João EC, Calvet GA, Menezes JA, D'Ippolito MM, Cruz ML, Salgado LA, Matos HJ: Nevirapine toxicity in a cohort of HIV-1-infected pregnant women. Am J Obstet Gynecol. 2006, 194 (1): 199-202. 10.1016/j.ajog.2005.05.015.

    Article  PubMed  Google Scholar 

  14. 14.

    Marazzi MC, Germano P, Liotta G, Guidotti G, Loureiro S, da Cruz Gomes A, Valls Blazquez MC, Narciso P, Perno CF, Mancinelli S, Palombi L: Safety of nevirapine-containing antiretroviral triple therapy regimens to prevent vertical transmission in an African cohort of HIV-1-infected pregnant women. HIV Med. 2006, 7 (5): 338-44. 10.1111/j.1468-1293.2006.00386.x.

    CAS  Article  PubMed  Google Scholar 

  15. 15.

    Phanuphak N, Apornpong T, Teeratakulpisarn S, Chaithongwongwatthana S, Taweepolcharoen C, Mangclaviraj S, Limpongsanurak S, Jadwattanakul T, Eiamapichart P, Luesomboon W, Apisarnthanarak A, Kamudhamas A, Tangsathapornpong A, Vitavasiri C, Singhakowinta N, Attakornwattana V, Kriengsinyot R, Methajittiphun P, Chunloy K, Preetiyathorn W, Aumchantr T, Toro P, Abrams EJ, El-Sadr W, Phanuphak P: Nevirapine-associated toxicity in HIV-infected Thai men and women, including pregnant women. HIV Med. 2007, 8 (6): 357-66. 10.1111/j.1468-1293.2007.00477.x.

    CAS  Article  PubMed  Google Scholar 

  16. 16.

    Thomas T, Amornkul P, Mwidau J, Masaba R, Slutsker L, Mwaengo D, et al: Preliminary Findings: Incidence of Serious Adverse Events Attributed to Nevirapine among Women Enrolled in an Ongoing Trial Using HAART to Prevent Mother-to-Child HIV Transmission[Abstract 809]. 12th Conference on Retroviruses and Opportunistic Infections. 2005, Hynes Convention Center, Boston, Massachusetts

    Google Scholar 

  17. 17.

    Myer L, Rabkin M, Abrams EJ, Rosenfield A, El-Sadr WM: Focus on women: linking HIV care and treatment with reproductive health services in the MTCT-Plus Initiative. Reprod Health Matters. 2005, 13 (25): 136-46. 10.1016/S0968-8080(05)25185-6.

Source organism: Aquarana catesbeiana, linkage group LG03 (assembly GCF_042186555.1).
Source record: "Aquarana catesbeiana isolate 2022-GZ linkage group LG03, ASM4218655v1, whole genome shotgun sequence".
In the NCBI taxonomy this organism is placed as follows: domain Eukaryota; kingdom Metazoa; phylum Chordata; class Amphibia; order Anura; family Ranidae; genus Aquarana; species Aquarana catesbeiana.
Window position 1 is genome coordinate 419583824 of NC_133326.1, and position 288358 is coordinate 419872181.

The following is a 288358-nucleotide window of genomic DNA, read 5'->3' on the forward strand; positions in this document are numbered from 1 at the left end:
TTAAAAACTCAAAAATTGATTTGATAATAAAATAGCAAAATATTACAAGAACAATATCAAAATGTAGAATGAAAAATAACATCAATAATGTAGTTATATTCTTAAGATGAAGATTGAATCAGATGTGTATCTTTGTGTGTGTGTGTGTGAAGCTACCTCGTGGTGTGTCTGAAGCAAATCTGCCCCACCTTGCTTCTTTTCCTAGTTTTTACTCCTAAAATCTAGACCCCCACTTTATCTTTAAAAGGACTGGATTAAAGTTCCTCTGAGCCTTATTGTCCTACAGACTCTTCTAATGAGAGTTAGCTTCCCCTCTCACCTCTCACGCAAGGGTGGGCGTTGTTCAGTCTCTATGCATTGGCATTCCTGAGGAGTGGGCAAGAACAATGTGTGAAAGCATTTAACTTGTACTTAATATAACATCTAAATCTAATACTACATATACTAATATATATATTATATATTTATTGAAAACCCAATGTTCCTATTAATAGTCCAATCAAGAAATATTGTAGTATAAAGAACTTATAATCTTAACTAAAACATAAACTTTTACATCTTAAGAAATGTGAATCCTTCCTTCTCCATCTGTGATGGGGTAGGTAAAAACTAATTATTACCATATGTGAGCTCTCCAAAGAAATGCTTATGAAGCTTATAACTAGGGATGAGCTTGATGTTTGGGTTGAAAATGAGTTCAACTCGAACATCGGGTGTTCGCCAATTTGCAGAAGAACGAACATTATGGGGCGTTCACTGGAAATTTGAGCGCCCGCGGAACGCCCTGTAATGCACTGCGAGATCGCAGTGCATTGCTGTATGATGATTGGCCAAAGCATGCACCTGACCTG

Article  PubMed  Google Scholar 

  18. 18.

    Tonwe-Gold B, Ekouevi DK, Bosse CA, Toure S, Koné M, Becquet R, Leroy V, Toro P, Dabis F, El Sadr WM, Abrams EJ: Implementing family-focused HIV care and treatment: the first 2 years' experience of the mother-to-child transmission-plus program in Abidjan, Cote d'Ivoire. Trop Med Int Health. 2009, 14 (2): 204-12. 10.1111/j.1365-3156.2008.02182.x.

    CAS  Article  PubMed  PubMed Central  Google Scholar 

  19. 19.

    ANRS: (Agence Nationale de la Recherche sur le Sida). Echelle ANRS de cotation de gravité des événements indésirables cliniques graves chez l'adulte. 2010, []

    Google Scholar 

  20. 20.

    Kirkwood BR, Sterne JAC: Essential of Medical statistics. 2003, Oxford, Blackwell Science Ltd, Second

    Google Scholar 

  21. 21.

    Moh R, Danel C, Sorho S, Sauvageot D, Anzian A, Minga A, Gomis OB, Konga C, Inwoley A, Gabillard D, Bissagnene E, Salamon R, Anglaret X: Haematological changes in adults receiving a zidovudine-containing HAART regimen in combination with cotrimoxazole in Cote d'Ivoire. Antivir Ther. 2005, 10 (5): 615-24.

    CAS  PubMed  Google Scholar 

  22. 22.

    Isaakidis P, Raguenaud ME, Phe T, Khim SA, Kuoch S, Khem S, Reid T, Arnould L: Evaluation of a systematic substitution of zidovudine for stavudine-based HAART in a program setting in rural Cambodia. J Acquir Immune Defic Syndr. 2008, 49 (1): 48-54. 10.1097/QAI.0b013e31817bec19.

    CAS  Article  PubMed  Google Scholar 

  23. 23.

    Ssali F, Stöhr W, Munderi P, Reid A, Walker AS, Gibb DM, Mugyenyi P, Kityo C, Grosskurth H, Hakim J, Byakwaga H, Katabira E, Darbyshire JH, Gilks CF: DART Trial Team. Prevalence, incidence and predictors of severe anaemia with zidovudine-containing regimens in African adults with HIV infection within the DART trial. Antivir Ther. 2006, 11 (6): 741-9.

    CAS  PubMed  Google Scholar 

  24. 24.